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An Examination of Current Economic Conditions in the Nation and in Arkansas October 15, 2014 Little Rock, AR Kevin L. Kliesen, FRB St. Louis Charles S.

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Presentation on theme: "An Examination of Current Economic Conditions in the Nation and in Arkansas October 15, 2014 Little Rock, AR Kevin L. Kliesen, FRB St. Louis Charles S."— Presentation transcript:

1 An Examination of Current Economic Conditions in the Nation and in Arkansas October 15, 2014 Little Rock, AR Kevin L. Kliesen, FRB St. Louis Charles S. Gascon, FRB St. Louis Michael R. Pakko, UALR

2 The views we will express are our own and do not necessarily reflect the positions of the Federal Reserve Bank of St. Louis or the Federal Reserve System. Disclaimer

3 Uncertainty in Decision-making 3 “There’s uncertainty about what the path of the economy will be.”—Chair Janet Yellen (June 18) Information gleaned from our contacts helps to reduce this uncertainty. A positive feedback loop: less uncertainty helps to create better policy, and thus better economic outcomes. Forums like this are vitally important to the Fed!

4 A Brief on the U.S. Economy 4 Momentum interrupted... Momentum restored. Job growth has averaged more than 200,000/month this year and the unemployment rate continues to fall. Inflation is slowing thanks to falling oil prices and slower growth of food and medical care prices. This is good for the consumer.

5 Lower oil prices are mostly bullish for the near-term outlook. 5

6 A Brief on the U.S. Economy 6 Business capital spending appears to be on a more solid footing. Housing has been more mixed, but still looks to be on an upward trajectory. Less drag from government—expenditures and hiring are increasing modestly. A stronger dollar and weaker global growth could pressure U.S. exports in Q4 and into 2015.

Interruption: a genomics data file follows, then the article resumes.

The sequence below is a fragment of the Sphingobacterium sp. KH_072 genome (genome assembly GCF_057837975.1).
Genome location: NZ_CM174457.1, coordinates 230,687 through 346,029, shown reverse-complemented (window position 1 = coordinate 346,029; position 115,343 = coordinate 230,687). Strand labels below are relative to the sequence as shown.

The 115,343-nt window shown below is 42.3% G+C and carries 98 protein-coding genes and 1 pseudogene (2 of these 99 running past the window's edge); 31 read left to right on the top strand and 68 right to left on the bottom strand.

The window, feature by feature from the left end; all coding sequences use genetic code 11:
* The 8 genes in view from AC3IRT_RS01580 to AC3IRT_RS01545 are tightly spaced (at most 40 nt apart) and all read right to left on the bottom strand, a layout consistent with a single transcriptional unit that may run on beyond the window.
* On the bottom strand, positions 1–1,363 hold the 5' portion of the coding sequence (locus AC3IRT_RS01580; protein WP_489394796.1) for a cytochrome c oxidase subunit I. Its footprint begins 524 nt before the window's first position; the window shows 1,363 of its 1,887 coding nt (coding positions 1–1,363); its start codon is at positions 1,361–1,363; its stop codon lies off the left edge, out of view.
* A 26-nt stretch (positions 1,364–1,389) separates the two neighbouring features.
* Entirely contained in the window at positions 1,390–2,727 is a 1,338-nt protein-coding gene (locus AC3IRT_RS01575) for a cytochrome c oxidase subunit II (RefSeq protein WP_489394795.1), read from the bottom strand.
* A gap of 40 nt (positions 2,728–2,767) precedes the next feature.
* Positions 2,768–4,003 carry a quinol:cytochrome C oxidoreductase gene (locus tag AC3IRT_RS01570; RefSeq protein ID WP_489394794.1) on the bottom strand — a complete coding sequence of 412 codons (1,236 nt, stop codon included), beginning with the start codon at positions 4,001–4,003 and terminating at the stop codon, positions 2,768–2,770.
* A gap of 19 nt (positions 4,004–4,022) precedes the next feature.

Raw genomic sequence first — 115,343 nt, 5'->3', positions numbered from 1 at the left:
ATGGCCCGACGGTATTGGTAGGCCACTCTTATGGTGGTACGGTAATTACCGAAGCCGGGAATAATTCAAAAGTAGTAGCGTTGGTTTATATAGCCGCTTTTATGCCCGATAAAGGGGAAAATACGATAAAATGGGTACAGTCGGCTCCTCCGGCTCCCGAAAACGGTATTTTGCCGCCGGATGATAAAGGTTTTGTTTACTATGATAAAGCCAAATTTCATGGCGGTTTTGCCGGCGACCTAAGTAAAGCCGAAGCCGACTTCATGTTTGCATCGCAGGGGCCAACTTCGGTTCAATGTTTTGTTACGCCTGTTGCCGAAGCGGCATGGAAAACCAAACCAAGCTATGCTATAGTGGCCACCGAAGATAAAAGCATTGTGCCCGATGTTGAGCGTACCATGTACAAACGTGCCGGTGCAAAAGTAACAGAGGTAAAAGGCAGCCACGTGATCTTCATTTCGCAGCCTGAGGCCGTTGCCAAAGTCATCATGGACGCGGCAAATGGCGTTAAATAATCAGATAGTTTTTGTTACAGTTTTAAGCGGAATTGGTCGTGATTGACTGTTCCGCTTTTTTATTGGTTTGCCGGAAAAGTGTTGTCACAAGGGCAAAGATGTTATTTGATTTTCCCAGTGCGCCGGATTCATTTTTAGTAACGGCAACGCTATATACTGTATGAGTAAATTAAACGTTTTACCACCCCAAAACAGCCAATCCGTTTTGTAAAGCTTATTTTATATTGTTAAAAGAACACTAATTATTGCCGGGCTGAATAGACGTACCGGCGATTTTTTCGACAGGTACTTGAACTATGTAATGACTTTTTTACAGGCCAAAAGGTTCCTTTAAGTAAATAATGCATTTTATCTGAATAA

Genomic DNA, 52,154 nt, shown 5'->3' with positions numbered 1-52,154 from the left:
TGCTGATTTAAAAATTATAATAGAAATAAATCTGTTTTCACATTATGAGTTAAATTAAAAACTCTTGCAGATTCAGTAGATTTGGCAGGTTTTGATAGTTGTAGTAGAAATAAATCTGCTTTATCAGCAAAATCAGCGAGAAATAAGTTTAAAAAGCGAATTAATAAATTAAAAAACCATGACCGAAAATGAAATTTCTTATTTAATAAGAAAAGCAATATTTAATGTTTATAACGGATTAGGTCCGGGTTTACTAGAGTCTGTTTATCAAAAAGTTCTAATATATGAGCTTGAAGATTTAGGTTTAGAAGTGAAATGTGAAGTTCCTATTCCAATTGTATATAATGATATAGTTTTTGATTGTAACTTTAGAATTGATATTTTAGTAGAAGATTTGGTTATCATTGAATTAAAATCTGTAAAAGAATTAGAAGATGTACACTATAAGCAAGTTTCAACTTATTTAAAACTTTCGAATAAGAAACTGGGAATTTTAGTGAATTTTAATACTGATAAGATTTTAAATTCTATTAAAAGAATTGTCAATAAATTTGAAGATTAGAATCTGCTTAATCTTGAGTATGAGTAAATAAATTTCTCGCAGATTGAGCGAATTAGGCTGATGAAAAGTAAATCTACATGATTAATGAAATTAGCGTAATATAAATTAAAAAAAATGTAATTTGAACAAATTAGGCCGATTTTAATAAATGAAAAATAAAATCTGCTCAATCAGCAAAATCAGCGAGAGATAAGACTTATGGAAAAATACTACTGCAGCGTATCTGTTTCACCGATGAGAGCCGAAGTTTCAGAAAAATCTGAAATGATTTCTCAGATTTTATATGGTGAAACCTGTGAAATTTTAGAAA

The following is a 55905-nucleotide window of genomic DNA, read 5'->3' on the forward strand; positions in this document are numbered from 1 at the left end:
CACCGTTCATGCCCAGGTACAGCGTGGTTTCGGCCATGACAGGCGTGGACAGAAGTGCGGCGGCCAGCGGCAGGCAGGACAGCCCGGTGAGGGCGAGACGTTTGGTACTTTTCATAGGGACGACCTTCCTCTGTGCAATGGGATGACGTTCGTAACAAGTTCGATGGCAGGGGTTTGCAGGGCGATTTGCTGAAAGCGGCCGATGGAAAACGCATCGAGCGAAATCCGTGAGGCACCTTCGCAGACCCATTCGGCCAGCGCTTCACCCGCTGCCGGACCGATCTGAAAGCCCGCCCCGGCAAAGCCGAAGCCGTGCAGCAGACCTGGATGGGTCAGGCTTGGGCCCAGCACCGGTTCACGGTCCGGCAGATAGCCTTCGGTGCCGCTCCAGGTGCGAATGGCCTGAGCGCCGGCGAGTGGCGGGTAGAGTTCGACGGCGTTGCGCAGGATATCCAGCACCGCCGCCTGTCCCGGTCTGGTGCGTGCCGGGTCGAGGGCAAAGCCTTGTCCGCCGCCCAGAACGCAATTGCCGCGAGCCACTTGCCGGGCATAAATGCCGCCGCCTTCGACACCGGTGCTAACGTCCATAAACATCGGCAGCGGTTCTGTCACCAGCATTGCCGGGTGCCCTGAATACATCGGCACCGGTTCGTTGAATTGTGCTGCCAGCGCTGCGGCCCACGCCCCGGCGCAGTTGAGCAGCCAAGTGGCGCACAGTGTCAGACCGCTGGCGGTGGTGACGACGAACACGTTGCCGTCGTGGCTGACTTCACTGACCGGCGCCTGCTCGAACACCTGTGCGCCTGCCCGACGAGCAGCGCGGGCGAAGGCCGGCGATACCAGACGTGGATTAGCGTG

7 Financial stress levels have increased but still remain below average. 7 Zero is “normal”

8 Lower levels of uncertainty bodes well for businesses and markets— and vice versa. 8

9 The Near-Term Outlook: The “Central Tendency” 9 The Fed’s latest asset purchase program is coming to an end. New exit strategy principles established. However, markets believe that the return to a “normal” policy rate will be a slow process. Depends on the evolution of the data, though.

10 FOMC Participants: Stronger growth, low inflation, and a falling unemployment rate. 10

11 Risks to the economy and alternative views of the outlook. 11 Some risks are known but are difficult to quantify (pandemics, geopolitical risks, etc.). Signs of financial market excesses. Global growth slows by more than expected. The economy achieves “escape velocity”... the markets begin to worry that the Fed is behind the curve.

12 Fed Views vs. Market Views

13 According to the St. Louis Fed’s latest report on agricultural credit conditions in the second quarter of 2014: – Farm income decreased modestly from a year earlier. – Quality farmland values averaged $5,473/acre, down slightly over the past year. – Bankers expect farm income and equipment expenditures in the third quarter to be sharply below last year’s levels. 13

14 The latest St. Louis Fed survey suggests that District farmland prices may have peaked. 14

15 Four Looks at Arkansas’ Economy Charles S. Gascon Regional Economist, Sr. Research Support Coordinator October 15, 2014

16 A Look Back

17 Output is up 8%

18 Producing more with fewer workers

19 Shift in employment toward the service sector

20

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22 Government payrolls shrinking since 2010

23 Manufacturing and construction sectors out almost 60,000 jobs

24 Housing prices have continued to recover…

25 …but demand remains sluggish

26 A Look From Above County Unemployment Rates, 2014:Q2

27 Unemployment rates consistent with national average

28 Job growth has been half the national rate

29 Strongest growth in Fayetteville

30 Incomes about 18% below national average

31 Cost of living about 12% below national average

32 Little Rock has the highest “real” income

33 A Look Around the Region Are we keeping up with the Joneses?

34 Regional growth above national average

35 Job growth has been relatively slow in most of the region

36 Unemployment rates vary significantly across states

37 Regional incomes below the national average

38 But prices are lower too!

39

40 Business Outlook

41 Expectations for Local Economic Conditions

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